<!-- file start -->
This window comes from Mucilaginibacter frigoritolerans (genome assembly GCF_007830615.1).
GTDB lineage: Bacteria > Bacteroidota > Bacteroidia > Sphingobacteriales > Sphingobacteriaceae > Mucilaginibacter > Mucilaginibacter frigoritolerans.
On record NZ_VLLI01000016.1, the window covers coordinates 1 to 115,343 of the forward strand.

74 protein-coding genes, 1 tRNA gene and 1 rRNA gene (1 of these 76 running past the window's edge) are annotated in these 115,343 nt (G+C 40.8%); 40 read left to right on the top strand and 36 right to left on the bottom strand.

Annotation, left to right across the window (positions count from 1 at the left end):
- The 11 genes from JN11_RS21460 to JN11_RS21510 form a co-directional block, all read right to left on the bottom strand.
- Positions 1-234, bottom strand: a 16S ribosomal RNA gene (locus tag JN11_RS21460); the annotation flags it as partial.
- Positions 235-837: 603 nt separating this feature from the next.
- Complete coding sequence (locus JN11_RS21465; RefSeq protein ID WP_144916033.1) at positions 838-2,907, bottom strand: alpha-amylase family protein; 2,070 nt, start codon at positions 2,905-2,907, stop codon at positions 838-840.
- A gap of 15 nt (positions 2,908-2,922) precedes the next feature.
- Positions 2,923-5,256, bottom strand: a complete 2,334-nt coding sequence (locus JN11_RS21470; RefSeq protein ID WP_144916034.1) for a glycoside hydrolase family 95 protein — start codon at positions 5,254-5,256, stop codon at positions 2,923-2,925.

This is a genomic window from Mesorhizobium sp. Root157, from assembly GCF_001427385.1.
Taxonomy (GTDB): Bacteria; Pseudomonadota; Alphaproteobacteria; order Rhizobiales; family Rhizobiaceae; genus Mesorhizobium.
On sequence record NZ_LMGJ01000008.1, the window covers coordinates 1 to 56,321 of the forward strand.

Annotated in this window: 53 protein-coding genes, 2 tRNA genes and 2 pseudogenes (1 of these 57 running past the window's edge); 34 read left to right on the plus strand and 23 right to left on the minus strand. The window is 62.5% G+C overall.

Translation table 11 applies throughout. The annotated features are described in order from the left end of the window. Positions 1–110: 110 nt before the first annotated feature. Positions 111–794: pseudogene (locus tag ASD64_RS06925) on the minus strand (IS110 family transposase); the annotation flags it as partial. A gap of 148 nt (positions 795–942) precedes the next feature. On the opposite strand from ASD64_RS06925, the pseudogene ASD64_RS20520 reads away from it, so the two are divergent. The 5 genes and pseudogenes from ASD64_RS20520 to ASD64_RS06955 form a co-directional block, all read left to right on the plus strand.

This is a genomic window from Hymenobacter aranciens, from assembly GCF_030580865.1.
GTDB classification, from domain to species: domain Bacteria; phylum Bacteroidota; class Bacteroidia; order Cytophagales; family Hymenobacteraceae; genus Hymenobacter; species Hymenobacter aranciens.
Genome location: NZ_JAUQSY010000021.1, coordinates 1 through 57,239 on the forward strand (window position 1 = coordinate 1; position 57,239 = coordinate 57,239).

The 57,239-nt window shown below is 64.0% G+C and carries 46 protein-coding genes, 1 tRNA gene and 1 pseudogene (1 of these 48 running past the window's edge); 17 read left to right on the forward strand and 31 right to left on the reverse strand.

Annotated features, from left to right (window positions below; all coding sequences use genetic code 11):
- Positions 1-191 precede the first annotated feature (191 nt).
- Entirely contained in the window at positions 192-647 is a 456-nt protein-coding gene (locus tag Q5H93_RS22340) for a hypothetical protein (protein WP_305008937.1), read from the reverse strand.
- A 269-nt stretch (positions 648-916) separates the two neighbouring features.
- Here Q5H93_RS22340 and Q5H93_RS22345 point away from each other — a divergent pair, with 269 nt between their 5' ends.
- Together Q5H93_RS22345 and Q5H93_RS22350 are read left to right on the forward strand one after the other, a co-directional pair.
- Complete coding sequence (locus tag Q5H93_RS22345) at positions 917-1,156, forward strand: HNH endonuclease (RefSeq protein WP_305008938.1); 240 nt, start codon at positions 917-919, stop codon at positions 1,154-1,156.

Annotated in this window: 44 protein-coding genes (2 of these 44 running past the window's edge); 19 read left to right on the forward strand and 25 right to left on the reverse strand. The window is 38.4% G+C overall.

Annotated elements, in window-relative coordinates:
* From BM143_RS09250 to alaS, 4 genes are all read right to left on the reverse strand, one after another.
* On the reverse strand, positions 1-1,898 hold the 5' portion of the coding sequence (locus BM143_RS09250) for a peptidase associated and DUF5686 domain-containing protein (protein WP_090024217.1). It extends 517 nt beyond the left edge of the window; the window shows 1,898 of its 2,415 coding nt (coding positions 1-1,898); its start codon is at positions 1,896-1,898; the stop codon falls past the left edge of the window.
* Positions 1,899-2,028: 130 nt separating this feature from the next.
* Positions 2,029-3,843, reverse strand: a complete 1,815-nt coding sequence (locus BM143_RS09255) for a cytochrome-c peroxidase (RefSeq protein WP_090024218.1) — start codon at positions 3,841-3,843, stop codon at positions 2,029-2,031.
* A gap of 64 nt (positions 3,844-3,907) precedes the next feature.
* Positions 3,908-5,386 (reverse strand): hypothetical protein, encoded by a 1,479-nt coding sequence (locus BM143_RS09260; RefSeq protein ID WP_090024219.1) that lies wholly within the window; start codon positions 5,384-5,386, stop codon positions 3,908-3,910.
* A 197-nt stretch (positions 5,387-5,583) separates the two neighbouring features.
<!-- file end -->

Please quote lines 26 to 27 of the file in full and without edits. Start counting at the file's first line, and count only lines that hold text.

- Together Q5H93_RS22345 and Q5H93_RS22350 are read left to right on the forward strand one after the other, a co-directional pair.
- Complete coding sequence (locus tag Q5H93_RS22345) at positions 917-1,156, forward strand: HNH endonuclease (RefSeq protein WP_305008938.1); 240 nt, start codon at positions 917-919, stop codon at positions 1,154-1,156.